Black leather covered hardback is rather soft. Leather does not feel, or smell, like real leather.
Book overall and its paper just does not feel or smell like "real" books usually do.
This is why, I'd give only 4 stars.
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5 of 8 people found the following review helpful
5.0 out of 5 stars Beautiful Bible, 26 Jan 2009
By 
N. B. Croad (UK) - See all my reviews
(REAL NAME)   
This review is from: The Holy Bible: Douay-Rheims Version: Translated from the Latin Vulgate (Bonded Leather)
This is mostly a very accurate translation. Although a translation of a translation this does not detract from its accuracy, and far surpasses modern versions intended to replace it. Readers of modern/protestant versions will find some of the names of the books a bit odd and the numbering of the Psalms becomes slightly out of sync, but again does not detract from it. Readers will find the Georgian English slightly more intelligable than that of the King James Bible and there are notes at the bottom of each page to explain passages of text that would be lost to all but the most erudite of scholars. There are lovely woodcut drawings scattered throughout and a super bible atlas in the back. This is a very valuable historical alternative to the King James Bible, whose original first edition actually pre-dates the KJV. If only folk knew how inaccurate modern versions are.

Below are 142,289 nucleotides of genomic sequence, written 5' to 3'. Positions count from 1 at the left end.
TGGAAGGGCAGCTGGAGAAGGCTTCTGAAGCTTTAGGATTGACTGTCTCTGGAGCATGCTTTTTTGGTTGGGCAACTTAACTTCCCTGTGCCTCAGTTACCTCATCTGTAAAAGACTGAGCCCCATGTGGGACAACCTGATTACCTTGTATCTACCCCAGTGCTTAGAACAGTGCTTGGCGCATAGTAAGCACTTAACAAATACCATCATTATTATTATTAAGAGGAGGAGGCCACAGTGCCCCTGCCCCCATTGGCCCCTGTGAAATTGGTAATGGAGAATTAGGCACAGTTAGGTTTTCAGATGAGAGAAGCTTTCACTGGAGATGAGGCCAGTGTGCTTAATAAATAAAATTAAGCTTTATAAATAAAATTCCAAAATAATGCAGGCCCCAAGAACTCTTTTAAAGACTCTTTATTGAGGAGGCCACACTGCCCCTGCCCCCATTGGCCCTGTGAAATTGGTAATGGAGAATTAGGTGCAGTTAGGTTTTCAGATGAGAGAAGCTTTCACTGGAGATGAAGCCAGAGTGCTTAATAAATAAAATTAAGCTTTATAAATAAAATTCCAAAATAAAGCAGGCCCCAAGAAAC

Interestingly some of the wording is similar to the Wycliffe bible of 1395.

And just one more thing. Since this Bible is translated from Jerome's Vulgate, it is well to remember that the Vulgate was translated from texts more akin to the Textus Receptus than the modern perversions translated from the Nestle/Aland text originally made up by a couple of blokes in the 19th century. However it is not the textus receptus and Jerome must have used some texts no longer available to us as well as something like the Alexandrian type texts prevalent at the time.
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The Holy Bible: Douay-Rheims Version: Translated from the Latin Vulgate
The Holy Bible: Douay-Rheims Version: Translated from the Latin Vulgate by Richard Challoner (Bonded Leather - 1 Oct 2003)